As for the knives themselves, they are about the most robust knives ever made for the military. The myth about opening crates could actually have some truth to it; these knives are capable of doing it. And the thick pommels are more then capable of driving nails, although a tent peg is much more likely to be struck by the butt. The Cattaraugus consists of a 1095 steel blade that is 6 inches in length with the knife having an overall length of 10 3/8 inches. The Case knife shares the same blade length, but comes in at 10 inches overall. To my hand, the longer Case handle is more comfortable, but the Catt is adequate to do the job. Both knives have a stacked leather washer handle, but the finish is very much different. The typical Catt knife has a smooth leather handle roughed up in the center section with gouges to the leather for a sure grip. The cutting tool intentionally applied the gouges; it is not a mistake. The Case knife is finished on a broaching wheel with 18 circular grooves which produces a much more professional and eye-pleasing result. Both knives allow a good grip surface, it’s just that the Case knife looks better. The pommels of the two knives are quite different. They both have the same dimensions, but the Case knife consists of one large piece of steel, while the Catt knife uses three independent steel disks stacked on top of each other and finished off with two nails driven through alignment holes on the disks into the leather. It is a simple yet ingenious system to secure the pommel with a minimum amount of trouble and it is extremely strong. In fact, I do not think I have ever seen a Q knife with the pommel broken off. Both knives have the pommel faces finished off in a waffle pattern. This could have no other reason that I am aware of other then preventing the pommel from slipping while hammering. Now whether driving nails or tent pegs you can take your choice, but there is no doubt it was made for hammering.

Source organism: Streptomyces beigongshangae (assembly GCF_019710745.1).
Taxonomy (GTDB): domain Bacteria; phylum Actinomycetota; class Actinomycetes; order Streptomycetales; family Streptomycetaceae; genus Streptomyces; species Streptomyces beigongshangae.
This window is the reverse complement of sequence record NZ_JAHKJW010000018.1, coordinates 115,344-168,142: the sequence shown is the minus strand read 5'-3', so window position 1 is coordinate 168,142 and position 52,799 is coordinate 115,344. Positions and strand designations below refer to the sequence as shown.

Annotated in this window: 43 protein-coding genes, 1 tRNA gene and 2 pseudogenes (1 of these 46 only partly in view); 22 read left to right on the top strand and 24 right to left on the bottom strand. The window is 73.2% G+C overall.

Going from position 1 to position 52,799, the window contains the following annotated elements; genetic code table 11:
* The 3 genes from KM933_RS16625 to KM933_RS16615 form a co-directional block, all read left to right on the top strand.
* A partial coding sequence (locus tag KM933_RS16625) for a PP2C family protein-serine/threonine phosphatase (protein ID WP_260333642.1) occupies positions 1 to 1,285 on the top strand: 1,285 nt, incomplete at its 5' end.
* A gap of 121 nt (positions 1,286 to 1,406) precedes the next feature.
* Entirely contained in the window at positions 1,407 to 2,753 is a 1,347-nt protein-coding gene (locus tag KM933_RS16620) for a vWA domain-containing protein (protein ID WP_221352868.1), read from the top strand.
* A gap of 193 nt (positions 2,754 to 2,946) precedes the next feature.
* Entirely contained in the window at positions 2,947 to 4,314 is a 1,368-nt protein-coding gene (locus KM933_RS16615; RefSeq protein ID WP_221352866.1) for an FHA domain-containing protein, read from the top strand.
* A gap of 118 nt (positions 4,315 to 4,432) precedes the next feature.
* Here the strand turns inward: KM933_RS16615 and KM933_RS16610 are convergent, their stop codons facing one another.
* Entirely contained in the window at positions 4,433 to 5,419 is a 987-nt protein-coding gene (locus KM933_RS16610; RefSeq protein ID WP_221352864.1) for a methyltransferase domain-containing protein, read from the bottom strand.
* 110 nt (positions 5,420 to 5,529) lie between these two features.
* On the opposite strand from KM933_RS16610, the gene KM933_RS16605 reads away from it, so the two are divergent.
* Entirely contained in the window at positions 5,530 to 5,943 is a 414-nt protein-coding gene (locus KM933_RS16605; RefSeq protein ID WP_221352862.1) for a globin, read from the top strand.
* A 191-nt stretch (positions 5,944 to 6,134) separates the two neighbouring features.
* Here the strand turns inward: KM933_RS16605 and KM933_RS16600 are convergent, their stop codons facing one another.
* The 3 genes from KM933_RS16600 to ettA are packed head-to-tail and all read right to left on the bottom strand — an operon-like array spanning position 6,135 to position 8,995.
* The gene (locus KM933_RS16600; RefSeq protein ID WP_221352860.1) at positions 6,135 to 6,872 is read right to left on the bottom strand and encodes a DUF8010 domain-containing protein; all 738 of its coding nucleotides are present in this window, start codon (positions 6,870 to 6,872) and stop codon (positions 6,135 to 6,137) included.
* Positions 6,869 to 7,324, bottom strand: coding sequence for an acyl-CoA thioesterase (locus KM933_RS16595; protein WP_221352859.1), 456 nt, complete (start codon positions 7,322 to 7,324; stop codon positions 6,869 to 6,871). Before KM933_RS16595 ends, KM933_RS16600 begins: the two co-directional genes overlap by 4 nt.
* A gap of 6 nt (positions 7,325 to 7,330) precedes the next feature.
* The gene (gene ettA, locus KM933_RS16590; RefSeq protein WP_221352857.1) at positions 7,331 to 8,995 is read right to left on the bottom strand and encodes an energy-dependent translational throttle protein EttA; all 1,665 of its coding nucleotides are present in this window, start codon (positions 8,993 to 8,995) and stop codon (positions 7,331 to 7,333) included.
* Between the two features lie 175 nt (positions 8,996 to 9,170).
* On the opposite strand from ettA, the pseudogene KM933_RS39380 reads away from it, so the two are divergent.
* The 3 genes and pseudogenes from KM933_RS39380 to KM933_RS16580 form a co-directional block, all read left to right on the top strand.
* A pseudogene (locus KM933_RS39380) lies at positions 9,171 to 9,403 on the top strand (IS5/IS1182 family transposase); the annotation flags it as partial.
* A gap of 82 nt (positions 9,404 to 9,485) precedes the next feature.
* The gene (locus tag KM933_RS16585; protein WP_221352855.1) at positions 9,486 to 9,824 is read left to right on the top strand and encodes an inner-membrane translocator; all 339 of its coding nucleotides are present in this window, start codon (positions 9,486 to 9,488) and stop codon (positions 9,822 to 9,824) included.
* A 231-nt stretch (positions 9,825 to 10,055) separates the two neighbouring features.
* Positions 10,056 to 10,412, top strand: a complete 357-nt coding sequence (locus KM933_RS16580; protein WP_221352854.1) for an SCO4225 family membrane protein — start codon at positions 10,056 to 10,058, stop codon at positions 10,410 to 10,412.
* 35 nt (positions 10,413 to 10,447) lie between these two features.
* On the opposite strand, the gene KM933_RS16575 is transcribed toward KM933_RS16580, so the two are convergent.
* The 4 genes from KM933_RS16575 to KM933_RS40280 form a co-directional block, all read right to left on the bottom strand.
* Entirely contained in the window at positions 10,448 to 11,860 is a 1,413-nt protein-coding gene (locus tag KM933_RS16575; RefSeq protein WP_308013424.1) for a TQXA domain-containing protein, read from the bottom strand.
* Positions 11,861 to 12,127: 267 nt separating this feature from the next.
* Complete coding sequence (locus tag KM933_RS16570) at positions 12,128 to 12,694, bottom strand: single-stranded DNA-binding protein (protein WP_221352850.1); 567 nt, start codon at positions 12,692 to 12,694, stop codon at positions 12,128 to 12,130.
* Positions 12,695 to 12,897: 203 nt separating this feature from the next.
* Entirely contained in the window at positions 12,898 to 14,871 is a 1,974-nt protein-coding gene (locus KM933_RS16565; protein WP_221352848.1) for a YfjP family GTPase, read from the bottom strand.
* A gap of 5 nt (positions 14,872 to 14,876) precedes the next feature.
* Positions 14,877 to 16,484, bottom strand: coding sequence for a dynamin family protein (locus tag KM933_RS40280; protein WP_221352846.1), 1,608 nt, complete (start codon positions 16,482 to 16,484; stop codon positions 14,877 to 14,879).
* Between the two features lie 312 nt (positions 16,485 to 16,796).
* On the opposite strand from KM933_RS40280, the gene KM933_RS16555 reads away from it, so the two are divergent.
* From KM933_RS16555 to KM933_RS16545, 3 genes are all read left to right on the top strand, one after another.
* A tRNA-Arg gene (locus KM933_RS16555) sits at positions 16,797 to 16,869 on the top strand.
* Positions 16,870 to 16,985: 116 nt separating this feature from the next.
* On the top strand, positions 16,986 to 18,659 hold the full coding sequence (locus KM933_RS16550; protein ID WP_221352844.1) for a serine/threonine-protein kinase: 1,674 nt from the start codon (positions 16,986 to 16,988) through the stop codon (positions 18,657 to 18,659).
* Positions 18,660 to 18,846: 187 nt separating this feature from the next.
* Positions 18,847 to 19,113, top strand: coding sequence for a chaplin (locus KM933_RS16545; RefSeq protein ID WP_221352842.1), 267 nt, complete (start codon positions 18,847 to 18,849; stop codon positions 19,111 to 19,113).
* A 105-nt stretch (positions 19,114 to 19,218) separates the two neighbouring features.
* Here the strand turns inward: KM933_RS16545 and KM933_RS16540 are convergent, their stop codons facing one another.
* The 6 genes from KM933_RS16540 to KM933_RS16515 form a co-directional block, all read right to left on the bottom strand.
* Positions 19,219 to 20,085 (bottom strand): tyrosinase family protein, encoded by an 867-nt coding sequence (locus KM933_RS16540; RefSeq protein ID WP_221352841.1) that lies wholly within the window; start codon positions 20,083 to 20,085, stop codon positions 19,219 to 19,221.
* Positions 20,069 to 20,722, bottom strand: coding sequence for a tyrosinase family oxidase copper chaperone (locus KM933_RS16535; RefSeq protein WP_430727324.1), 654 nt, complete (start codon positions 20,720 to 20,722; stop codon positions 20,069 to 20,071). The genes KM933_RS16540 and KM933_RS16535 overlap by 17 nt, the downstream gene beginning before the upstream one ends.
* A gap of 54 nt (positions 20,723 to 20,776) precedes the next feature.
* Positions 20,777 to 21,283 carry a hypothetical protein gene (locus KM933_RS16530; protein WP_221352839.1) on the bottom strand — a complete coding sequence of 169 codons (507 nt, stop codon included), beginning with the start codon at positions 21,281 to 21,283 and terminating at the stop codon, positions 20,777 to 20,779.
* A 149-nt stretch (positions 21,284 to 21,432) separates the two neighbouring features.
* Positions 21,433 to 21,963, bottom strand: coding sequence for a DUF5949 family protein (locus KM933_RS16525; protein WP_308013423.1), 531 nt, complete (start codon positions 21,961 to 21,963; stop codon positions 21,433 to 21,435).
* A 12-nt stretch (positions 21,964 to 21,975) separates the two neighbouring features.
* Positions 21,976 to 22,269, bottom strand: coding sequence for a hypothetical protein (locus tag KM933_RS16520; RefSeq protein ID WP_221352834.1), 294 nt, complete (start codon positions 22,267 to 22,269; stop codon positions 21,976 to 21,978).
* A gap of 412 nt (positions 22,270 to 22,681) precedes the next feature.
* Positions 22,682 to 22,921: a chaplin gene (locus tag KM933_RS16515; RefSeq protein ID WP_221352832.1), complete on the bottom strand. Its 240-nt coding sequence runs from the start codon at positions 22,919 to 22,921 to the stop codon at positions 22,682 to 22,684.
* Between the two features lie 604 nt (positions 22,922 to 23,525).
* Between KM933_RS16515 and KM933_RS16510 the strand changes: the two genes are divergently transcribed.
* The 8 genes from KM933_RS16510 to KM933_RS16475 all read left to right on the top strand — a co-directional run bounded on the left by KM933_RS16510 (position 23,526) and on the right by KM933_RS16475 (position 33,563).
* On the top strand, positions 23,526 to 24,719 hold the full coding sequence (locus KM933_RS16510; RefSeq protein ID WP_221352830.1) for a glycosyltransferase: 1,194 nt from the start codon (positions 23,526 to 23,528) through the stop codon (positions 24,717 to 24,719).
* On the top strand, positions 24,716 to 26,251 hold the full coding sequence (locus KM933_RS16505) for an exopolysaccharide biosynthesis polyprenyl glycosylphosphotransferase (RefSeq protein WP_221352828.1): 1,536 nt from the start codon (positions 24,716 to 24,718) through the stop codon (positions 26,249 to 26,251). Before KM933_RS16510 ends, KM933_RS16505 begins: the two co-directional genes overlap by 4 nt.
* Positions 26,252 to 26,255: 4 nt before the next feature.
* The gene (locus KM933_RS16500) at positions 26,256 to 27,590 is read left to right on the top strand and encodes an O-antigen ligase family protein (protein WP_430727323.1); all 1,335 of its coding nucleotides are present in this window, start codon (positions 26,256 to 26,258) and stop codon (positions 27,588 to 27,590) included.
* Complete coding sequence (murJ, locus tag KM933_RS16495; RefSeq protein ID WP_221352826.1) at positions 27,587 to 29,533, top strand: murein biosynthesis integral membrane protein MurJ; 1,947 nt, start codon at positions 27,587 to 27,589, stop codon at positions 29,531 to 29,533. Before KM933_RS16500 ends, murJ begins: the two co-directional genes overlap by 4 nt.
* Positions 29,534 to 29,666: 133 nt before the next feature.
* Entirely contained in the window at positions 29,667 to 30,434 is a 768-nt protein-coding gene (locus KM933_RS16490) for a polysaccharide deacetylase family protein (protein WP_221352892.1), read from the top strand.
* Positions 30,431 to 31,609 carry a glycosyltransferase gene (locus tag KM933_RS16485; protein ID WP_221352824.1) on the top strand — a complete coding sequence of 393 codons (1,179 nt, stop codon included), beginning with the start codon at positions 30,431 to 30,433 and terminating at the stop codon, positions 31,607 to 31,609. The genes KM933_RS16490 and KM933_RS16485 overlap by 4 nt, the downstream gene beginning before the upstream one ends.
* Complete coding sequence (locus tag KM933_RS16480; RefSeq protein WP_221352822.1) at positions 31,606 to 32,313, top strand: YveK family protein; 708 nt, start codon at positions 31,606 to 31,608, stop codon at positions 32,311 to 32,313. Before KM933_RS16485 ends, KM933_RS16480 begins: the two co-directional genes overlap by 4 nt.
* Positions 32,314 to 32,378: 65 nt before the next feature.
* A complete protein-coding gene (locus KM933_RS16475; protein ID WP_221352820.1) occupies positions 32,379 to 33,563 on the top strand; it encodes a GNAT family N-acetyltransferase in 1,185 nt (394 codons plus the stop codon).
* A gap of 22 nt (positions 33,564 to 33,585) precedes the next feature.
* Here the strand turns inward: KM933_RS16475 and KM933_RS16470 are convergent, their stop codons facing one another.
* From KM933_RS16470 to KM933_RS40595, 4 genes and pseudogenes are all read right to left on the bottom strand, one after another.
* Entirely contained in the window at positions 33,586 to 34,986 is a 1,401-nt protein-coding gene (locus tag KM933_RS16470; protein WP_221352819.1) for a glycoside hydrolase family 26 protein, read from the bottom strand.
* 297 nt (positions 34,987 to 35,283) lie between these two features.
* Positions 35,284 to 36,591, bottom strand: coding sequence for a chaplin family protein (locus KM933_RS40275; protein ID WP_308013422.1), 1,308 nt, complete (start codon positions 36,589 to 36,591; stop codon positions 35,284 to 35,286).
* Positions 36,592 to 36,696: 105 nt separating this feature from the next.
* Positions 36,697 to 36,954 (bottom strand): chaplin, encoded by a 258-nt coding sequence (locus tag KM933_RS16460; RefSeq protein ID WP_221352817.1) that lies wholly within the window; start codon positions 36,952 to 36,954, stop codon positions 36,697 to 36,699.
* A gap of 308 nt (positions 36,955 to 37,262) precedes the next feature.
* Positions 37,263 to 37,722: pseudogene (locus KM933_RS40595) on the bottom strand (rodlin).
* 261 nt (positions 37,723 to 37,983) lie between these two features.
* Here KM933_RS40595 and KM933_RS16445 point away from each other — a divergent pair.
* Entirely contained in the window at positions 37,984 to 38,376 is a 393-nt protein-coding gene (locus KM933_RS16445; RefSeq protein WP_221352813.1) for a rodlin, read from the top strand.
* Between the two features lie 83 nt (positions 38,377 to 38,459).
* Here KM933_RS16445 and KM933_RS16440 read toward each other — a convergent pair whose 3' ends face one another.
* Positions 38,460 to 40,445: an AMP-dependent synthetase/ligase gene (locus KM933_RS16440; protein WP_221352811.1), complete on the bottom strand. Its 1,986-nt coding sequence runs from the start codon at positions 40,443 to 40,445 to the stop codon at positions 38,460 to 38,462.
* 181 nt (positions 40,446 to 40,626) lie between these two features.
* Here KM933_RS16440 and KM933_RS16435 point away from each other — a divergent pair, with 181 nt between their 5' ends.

During the background search for this article, I was greatly aided by our esteemed editor Mark Zalesky who sent me newspaper clippings from the Buffalo Evening News Magazine. It was a short story on knives made in the area from the many cutleries doing business in the region. Dated April 7, 1945, it is almost at the end of the war but we were still battling at the time. In an interview with Mr. J.B.F. Champlin, President of Cattaraugus Cutlery, we find a very curious statement.